I began to grow up one summer afternoon, alone, in the middle of the woods. I had signed up for a week-long hiking trip on the Northern Superior Hiking Trails in Minnesota; my hiking team consisted of three girls, four boys and two experienced hikers. The trip was designed “to build character” and although I wasn’t sure what that meant, I thought it might be fun and adventuresome. I imagined myself as Indiana Jones from The Temple of Doom, thrashing through the forest, looking heroic. My friends all doubted me and told me that I was crazy to sign up for such an intense week, but I just ignored them and began to pack. I was fifteen years old and ready for a challenge. Little did I realize, that my friends were right: this experience would be one of the toughest adventures of my life. And although I am glad I did it, spending a week hiking in the mountains forced me grow up very quickly. I also learned the importance of optimism and how I can rise to the occasion when handed new responsibilities.
My understanding of the need to be optimistic in demanding situations took me the entire week to fully recognize. The first couple of days I was stunned; having never spent any time in the wilderness, I did not have the faintest idea of what to do or what would be expected of me. For example, when I was leading the group, the trail led us to an extremely steep and rocky mountain. I was scared of losing my footholds and even more worried that my improper choice of path for ascending the mountain might endanger the other people on my team. The leader advised me to take my time in making decisions and to just be confident that my intuition was correct. His optimism about my intuition carried me forward.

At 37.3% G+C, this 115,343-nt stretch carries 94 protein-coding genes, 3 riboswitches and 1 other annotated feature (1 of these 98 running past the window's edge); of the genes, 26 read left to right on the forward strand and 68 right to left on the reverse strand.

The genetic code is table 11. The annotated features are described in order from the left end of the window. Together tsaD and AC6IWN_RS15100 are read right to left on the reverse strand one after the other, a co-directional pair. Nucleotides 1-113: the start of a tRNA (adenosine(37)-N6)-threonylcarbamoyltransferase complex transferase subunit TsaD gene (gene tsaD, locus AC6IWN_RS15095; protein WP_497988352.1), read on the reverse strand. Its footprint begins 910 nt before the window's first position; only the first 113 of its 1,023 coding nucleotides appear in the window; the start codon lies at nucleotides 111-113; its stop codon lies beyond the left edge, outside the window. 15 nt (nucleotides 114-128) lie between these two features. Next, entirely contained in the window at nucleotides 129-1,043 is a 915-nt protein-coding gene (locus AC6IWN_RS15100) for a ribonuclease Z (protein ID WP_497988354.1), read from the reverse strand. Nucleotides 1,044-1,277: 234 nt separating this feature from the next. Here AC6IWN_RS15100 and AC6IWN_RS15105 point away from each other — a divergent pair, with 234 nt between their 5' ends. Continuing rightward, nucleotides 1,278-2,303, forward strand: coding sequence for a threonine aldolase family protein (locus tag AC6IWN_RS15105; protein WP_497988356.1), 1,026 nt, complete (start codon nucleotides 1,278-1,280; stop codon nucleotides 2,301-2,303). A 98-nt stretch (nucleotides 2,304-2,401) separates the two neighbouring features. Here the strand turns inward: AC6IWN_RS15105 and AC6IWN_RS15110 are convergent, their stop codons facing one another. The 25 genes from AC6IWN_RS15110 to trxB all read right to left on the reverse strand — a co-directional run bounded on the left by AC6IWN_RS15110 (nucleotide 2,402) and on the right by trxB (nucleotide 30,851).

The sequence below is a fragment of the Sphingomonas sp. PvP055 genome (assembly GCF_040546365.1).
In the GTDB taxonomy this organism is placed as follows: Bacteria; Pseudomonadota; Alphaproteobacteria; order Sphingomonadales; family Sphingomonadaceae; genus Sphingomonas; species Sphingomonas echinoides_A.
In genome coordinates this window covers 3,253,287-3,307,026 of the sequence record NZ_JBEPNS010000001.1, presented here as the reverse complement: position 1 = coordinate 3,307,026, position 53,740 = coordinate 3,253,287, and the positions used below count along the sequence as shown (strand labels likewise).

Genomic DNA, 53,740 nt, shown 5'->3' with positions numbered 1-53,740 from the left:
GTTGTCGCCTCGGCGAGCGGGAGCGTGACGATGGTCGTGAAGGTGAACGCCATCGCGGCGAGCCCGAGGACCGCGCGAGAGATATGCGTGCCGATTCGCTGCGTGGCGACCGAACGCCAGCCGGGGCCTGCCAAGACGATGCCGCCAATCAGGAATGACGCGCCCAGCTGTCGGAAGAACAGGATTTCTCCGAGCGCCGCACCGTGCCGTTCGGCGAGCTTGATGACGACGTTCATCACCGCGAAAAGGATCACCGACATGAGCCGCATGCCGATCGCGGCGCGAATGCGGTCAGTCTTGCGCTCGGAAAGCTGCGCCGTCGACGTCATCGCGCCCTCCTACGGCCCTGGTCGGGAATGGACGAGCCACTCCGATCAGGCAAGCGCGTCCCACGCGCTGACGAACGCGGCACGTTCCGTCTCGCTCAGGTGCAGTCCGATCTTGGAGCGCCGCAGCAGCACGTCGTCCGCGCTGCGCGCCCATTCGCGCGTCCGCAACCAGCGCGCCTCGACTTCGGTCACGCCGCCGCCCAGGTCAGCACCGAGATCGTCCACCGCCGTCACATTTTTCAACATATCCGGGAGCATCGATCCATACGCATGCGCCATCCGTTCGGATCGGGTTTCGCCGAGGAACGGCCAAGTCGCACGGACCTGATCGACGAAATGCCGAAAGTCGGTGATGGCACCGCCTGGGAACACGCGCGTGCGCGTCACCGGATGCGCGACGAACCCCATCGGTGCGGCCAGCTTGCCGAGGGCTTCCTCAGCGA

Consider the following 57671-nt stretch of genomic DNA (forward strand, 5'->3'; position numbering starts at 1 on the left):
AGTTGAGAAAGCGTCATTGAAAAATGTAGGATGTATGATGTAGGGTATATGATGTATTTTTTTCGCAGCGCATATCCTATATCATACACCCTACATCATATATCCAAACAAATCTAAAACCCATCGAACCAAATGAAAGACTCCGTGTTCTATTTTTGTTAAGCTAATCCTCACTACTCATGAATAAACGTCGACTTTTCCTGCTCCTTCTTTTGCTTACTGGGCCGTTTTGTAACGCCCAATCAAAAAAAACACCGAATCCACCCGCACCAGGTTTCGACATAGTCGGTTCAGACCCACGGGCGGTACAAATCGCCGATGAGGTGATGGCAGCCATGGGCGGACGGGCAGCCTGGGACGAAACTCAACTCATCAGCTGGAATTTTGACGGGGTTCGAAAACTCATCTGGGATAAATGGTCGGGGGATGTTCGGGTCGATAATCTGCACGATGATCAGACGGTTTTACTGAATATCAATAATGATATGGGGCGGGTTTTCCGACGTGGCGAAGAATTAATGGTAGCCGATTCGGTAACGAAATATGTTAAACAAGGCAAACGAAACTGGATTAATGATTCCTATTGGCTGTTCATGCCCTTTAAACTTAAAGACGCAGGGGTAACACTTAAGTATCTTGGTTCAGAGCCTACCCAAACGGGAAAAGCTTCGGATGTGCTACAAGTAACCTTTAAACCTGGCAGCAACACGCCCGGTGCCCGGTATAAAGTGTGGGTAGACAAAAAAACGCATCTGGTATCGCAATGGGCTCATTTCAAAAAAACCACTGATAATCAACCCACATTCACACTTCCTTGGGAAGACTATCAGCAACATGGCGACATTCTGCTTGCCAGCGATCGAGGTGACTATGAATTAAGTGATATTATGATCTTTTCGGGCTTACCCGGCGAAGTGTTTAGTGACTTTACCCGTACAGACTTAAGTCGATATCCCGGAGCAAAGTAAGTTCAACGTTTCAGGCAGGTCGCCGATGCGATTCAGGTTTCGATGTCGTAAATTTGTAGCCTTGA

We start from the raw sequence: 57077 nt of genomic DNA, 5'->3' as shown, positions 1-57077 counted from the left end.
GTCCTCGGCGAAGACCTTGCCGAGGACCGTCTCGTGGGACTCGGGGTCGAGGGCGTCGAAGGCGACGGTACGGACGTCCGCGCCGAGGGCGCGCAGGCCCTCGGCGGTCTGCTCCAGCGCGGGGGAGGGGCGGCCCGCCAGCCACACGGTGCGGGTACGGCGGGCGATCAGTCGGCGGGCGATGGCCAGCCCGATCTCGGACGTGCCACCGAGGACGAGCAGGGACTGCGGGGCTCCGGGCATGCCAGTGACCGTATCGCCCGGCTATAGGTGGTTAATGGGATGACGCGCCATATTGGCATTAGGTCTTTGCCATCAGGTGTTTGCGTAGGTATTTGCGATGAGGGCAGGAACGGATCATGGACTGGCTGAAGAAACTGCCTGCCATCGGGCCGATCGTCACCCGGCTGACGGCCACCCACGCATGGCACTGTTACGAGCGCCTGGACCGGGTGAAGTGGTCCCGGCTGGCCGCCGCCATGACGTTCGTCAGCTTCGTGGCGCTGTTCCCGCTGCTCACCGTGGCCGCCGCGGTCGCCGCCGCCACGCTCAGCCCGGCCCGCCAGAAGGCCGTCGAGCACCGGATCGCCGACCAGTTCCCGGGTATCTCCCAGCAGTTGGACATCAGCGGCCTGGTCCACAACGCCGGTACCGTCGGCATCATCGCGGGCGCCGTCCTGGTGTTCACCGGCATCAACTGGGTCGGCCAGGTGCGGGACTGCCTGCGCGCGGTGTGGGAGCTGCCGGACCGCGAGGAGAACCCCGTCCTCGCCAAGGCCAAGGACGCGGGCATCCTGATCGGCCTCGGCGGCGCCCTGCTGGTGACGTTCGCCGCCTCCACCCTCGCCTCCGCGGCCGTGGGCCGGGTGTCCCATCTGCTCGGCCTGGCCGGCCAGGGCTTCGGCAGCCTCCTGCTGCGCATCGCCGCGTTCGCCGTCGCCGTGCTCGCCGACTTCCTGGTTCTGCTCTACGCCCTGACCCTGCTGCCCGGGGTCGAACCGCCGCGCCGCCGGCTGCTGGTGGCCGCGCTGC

In addition to the emotional leaps of faith I took, I also learned a great deal about my own physical endurance. When I finally reached the top of the mountain my body was in such pain that I stopped to take a break. My body was exhausted; I could not adjust to carrying an additional fifty pounds on my back all day long. But since we were battling up the mountain in single-file, I could not stop without halting everyone else’s progress. When everyone started yelling at me to keep going up the cliff, I found out the hard way that I had to keep moving until I was sure everyone had made it up. On the mountain, I also had to learn about sacrificing taste in order to survive. At first, I had a lot of difficulty staying hydrated since I could not bear to drink mossy river water with just an iodine tablet in it to make the water sanitary. But, I put my squeamishness aside and gulped the water down so that I could keep trudging forward. Just when I began to think the trip would never end, the team leader encouraged me about my progress. I started to feel optimistic about my strengths and capabilities. That optimism kept me going for the rest of the week.
Over the course of the remaining days, the leaders put more responsibilities on me so I could learn to survive in the wilderness myself. They taught me how to find the perfect tree to hang our bear bag on. They taught me how to lead the group using a map, using trees and rocks as pointers. I learned how to set up a tent in two minutes flat, make a superb dinner after a full day of hiking, and laugh off painful falls and mistakes. Each time they gave me a new responsibility and I handled it, they would have more trust in my abilities. That trust gave me a lot of pride because I deeply respected their leadership and knowledge.
One of the most exciting moments for me was when I saw two brown port-a-potties sitting side by side. At that moment, I knew we had crossed the finish line; our goal was reached! It was then that I realized just how much I had accomplished both physically and mentally. I learned the importance of optimism and I learned that if I want to succeed I must never quit trying. This experience will definitely help me in college, since I will be taking on new challenges that will need commitment and optimism. I now know that I can do anything I put my heart into
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